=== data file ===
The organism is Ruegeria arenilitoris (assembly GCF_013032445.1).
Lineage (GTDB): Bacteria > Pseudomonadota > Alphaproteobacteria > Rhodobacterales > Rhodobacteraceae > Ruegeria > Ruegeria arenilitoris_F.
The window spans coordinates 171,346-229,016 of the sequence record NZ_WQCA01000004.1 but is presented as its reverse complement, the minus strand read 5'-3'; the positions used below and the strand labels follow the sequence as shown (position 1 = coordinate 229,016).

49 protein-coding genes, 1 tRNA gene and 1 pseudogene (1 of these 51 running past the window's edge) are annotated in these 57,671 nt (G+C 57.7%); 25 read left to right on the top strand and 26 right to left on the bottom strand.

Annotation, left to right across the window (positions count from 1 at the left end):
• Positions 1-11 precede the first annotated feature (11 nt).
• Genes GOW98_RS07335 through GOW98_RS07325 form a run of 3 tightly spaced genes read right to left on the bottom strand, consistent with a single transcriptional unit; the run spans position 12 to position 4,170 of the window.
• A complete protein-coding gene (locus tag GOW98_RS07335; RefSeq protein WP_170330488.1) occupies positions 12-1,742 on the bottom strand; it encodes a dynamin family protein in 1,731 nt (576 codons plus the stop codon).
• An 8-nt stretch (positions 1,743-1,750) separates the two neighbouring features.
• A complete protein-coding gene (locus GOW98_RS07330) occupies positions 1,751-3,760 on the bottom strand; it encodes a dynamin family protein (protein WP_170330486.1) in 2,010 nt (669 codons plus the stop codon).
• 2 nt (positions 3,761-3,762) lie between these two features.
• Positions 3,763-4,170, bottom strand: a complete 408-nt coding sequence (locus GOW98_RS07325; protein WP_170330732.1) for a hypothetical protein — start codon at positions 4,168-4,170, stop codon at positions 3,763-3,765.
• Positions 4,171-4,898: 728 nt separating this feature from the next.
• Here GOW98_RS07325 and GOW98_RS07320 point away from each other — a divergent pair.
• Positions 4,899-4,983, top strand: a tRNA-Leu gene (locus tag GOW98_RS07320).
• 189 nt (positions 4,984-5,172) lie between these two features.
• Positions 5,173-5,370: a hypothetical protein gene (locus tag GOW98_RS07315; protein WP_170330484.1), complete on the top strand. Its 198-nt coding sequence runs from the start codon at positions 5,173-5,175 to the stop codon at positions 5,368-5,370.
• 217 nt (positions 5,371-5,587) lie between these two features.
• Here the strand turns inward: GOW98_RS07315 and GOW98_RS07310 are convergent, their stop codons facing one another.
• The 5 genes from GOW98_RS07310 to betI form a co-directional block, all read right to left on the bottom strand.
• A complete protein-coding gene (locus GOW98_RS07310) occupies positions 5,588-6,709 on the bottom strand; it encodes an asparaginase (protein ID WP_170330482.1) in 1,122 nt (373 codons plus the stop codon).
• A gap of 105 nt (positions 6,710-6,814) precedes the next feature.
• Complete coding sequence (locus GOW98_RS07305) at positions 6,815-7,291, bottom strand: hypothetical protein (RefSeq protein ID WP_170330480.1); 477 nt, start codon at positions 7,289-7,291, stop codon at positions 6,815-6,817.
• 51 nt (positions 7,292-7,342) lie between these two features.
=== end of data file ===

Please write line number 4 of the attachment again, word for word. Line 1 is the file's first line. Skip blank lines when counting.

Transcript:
49 protein-coding genes, 1 tRNA gene and 1 pseudogene (1 of these 51 running past the window's edge) are annotated in these 57,671 nt (G+C 57.7%); 25 read left to right on the top strand and 26 right to left on the bottom strand.